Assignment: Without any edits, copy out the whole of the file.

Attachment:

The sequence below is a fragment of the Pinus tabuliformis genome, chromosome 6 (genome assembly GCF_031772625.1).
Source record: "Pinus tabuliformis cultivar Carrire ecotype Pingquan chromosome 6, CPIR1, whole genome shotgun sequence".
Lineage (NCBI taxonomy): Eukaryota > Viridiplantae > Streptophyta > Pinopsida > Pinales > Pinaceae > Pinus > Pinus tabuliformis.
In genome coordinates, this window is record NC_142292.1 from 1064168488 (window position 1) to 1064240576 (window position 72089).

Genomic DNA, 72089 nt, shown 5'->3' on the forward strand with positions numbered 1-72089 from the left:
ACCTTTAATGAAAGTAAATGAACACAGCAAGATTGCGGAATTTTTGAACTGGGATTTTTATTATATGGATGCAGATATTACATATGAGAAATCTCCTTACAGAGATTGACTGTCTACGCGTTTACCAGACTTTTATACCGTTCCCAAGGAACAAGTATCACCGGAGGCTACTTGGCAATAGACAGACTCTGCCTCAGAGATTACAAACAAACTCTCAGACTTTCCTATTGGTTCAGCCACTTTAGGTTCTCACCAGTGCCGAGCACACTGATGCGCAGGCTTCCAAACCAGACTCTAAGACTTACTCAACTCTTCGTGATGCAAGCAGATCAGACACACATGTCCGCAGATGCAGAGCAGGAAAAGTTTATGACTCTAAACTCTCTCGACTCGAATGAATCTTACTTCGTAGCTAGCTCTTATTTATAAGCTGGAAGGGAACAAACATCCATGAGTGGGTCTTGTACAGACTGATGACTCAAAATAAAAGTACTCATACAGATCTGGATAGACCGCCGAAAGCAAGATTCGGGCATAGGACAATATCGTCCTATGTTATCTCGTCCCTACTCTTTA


The sequence below is a fragment of the Pinus tabuliformis genome, chromosome 6 (genome assembly GCF_031772625.1).
Source record: "Pinus tabuliformis cultivar Carrire ecotype Pingquan chromosome 6, CPIR1, whole genome shotgun sequence".
Lineage (NCBI taxonomy): Eukaryota > Viridiplantae > Streptophyta > Pinopsida > Pinales > Pinaceae > Pinus > Pinus tabuliformis.
In genome coordinates, this window is record NC_142292.1 from 1064168488 (window position 1) to 1064240576 (window position 72089).

Genomic DNA, 72089 nt, shown 5'->3' on the forward strand with positions numbered 1-72089 from the left:
ACCTTTAATGAAAGTAAATGAACACAGCAAGATTGCGGAATTTTTGAACTGGGATTTTTATTATATGGATGCAGATATTACATATGAGAAATCTCCTTACAGAGATTGACTGTCTACGCGTTTACCAGACTTTTATACCGTTCCCAAGGAACAAGTATCACCGGAGGCTACTTGGCAATAGACAGACTCTGCCTCAGAGATTACAAACAAACTCTCAGACTTTCCTATTGGTTCAGCCACTTTAGGTTCTCACCAGTGCCGAGCACACTGATGCGCAGGCTTCCAAACCAGACTCTAAGACTTACTCAACTCTTCGTGATGCAAGCAGATCAGACACACATGTCCGCAGATGCAGAGCAGGAAAAGTTTATGACTCTAAACTCTCTCGACTCGAATGAATCTTACTTCGTAGCTAGCTCTTATTTATAAGCTGGAAGGGAACAAACATCCATGAGTGGGTCTTGTACAGACTGATGACTCAAAATAAAAGTACTCATACAGATCTGGATAGACCGCCGAAAGCAAGATTCGGGCATAGGACAATATCGTCCTATGTTATCTCGTCCCTACTCTTTA